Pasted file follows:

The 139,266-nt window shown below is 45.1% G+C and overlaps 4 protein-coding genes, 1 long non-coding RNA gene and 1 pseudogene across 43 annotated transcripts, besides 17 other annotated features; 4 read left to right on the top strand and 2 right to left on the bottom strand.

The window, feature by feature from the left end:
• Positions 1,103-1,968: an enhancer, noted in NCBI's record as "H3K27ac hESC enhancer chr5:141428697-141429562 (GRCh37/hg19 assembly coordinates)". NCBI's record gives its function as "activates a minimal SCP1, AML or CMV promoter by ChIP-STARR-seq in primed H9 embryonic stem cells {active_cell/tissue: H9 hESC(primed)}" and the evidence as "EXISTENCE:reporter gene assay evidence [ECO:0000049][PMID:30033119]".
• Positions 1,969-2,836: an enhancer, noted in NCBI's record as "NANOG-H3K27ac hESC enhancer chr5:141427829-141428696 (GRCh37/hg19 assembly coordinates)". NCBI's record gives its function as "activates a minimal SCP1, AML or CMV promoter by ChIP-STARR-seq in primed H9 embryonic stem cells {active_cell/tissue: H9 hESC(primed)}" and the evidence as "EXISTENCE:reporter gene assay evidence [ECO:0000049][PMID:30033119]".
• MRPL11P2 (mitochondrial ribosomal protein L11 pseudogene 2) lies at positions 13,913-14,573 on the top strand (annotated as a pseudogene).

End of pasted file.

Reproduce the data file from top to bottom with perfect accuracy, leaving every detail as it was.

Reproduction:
The 139,266-nt window shown below is 45.1% G+C and overlaps 4 protein-coding genes, 1 long non-coding RNA gene and 1 pseudogene across 43 annotated transcripts, besides 17 other annotated features; 4 read left to right on the top strand and 2 right to left on the bottom strand.

The window, feature by feature from the left end:
• Positions 1,103-1,968: an enhancer, noted in NCBI's record as "H3K27ac hESC enhancer chr5:141428697-141429562 (GRCh37/hg19 assembly coordinates)". NCBI's record gives its function as "activates a minimal SCP1, AML or CMV promoter by ChIP-STARR-seq in primed H9 embryonic stem cells {active_cell/tissue: H9 hESC(primed)}" and the evidence as "EXISTENCE:reporter gene assay evidence [ECO:0000049][PMID:30033119]".
• Positions 1,969-2,836: an enhancer, noted in NCBI's record as "NANOG-H3K27ac hESC enhancer chr5:141427829-141428696 (GRCh37/hg19 assembly coordinates)". NCBI's record gives its function as "activates a minimal SCP1, AML or CMV promoter by ChIP-STARR-seq in primed H9 embryonic stem cells {active_cell/tissue: H9 hESC(primed)}" and the evidence as "EXISTENCE:reporter gene assay evidence [ECO:0000049][PMID:30033119]".
• MRPL11P2 (mitochondrial ribosomal protein L11 pseudogene 2) lies at positions 13,913-14,573 on the top strand (annotated as a pseudogene).